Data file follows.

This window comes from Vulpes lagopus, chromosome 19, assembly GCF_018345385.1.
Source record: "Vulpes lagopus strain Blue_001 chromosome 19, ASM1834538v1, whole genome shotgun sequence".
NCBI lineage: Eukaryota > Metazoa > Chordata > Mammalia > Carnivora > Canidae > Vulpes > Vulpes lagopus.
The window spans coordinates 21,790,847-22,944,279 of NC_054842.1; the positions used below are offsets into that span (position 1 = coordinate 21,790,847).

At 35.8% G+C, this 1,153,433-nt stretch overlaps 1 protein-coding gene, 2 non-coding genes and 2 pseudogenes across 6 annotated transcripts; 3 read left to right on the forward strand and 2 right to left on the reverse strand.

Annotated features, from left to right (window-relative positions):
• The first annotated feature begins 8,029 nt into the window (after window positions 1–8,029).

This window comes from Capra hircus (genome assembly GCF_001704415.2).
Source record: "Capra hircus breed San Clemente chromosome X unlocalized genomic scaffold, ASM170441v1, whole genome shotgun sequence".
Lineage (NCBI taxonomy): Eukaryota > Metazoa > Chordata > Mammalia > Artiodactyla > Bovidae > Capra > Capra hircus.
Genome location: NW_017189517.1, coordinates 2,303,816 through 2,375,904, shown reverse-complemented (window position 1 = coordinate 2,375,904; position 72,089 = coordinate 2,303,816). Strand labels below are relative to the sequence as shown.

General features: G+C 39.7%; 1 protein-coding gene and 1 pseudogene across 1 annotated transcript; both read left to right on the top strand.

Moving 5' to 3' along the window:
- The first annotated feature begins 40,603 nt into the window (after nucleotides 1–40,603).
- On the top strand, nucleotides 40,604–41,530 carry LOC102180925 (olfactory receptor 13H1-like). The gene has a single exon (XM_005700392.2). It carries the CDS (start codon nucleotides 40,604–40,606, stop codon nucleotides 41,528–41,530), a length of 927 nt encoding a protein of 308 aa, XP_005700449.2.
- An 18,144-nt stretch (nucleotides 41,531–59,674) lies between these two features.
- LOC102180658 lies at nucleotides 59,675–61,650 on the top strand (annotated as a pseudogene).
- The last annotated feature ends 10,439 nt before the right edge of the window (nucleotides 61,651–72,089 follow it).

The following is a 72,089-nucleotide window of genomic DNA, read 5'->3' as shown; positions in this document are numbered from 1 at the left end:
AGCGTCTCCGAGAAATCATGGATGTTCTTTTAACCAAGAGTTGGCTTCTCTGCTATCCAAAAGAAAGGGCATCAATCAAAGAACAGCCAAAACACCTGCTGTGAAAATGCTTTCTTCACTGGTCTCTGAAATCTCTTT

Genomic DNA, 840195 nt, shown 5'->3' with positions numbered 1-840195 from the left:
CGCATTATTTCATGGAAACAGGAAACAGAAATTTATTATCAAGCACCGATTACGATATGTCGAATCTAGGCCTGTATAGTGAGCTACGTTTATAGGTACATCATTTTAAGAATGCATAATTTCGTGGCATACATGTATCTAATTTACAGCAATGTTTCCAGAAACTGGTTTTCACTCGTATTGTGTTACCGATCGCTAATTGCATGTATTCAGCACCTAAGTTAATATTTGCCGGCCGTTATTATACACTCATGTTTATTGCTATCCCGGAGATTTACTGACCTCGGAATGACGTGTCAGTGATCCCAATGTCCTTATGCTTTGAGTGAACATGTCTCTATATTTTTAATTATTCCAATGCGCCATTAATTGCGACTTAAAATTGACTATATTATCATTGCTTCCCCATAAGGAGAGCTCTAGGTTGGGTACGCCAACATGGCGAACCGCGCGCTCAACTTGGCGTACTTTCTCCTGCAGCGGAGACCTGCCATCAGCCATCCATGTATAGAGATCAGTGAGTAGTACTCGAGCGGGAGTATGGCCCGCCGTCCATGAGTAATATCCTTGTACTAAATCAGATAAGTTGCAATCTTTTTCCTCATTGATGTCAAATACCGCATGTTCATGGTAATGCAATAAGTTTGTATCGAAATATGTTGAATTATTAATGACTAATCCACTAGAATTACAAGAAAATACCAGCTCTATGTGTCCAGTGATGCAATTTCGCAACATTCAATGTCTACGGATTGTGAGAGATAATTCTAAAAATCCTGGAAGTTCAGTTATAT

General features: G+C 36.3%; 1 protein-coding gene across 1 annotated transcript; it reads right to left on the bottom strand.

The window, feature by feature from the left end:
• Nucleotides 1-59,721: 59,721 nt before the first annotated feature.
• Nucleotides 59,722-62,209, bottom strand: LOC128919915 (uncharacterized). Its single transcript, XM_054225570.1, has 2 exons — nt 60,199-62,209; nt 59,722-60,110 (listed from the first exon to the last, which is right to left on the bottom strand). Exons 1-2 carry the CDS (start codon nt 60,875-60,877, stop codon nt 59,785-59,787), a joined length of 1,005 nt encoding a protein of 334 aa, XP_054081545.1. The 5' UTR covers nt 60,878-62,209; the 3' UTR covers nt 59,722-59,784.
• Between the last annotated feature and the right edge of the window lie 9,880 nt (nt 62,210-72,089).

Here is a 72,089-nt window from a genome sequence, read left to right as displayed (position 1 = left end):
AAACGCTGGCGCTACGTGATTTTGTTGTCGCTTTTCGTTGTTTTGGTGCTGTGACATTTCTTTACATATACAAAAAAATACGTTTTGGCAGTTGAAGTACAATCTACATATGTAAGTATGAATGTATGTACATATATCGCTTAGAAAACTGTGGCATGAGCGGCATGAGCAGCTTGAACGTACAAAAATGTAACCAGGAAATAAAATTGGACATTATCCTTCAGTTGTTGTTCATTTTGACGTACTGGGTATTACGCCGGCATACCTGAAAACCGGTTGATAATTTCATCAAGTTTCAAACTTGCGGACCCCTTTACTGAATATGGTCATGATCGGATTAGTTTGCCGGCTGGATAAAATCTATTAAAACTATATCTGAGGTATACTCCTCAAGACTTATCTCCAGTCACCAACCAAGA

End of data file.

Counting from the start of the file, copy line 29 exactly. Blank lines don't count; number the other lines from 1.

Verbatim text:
AAACGCTGGCGCTACGTGATTTTGTTGTCGCTTTTCGTTGTTTTGGTGCTGTGACATTTCTTTACATATACAAAAAAATACGTTTTGGCAGTTGAAGTACAATCTACATATGTAAGTATGAATGTATGTACATATATCGCTTAGAAAACTGTGGCATGAGCGGCATGAGCAGCTTGAACGTACAAAAATGTAACCAGGAAATAAAATTGGACATTATCCTTCAGTTGTTGTTCATTTTGACGTACTGGGTATTACGCCGGCATACCTGAAAACCGGTTGATAATTTCATCAAGTTTCAAACTTGCGGACCCCTTTACTGAATATGGTCATGATCGGATTAGTTTGCCGGCTGGATAAAATCTATTAAAACTATATCTGAGGTATACTCCTCAAGACTTATCTCCAGTCACCAACCAAGA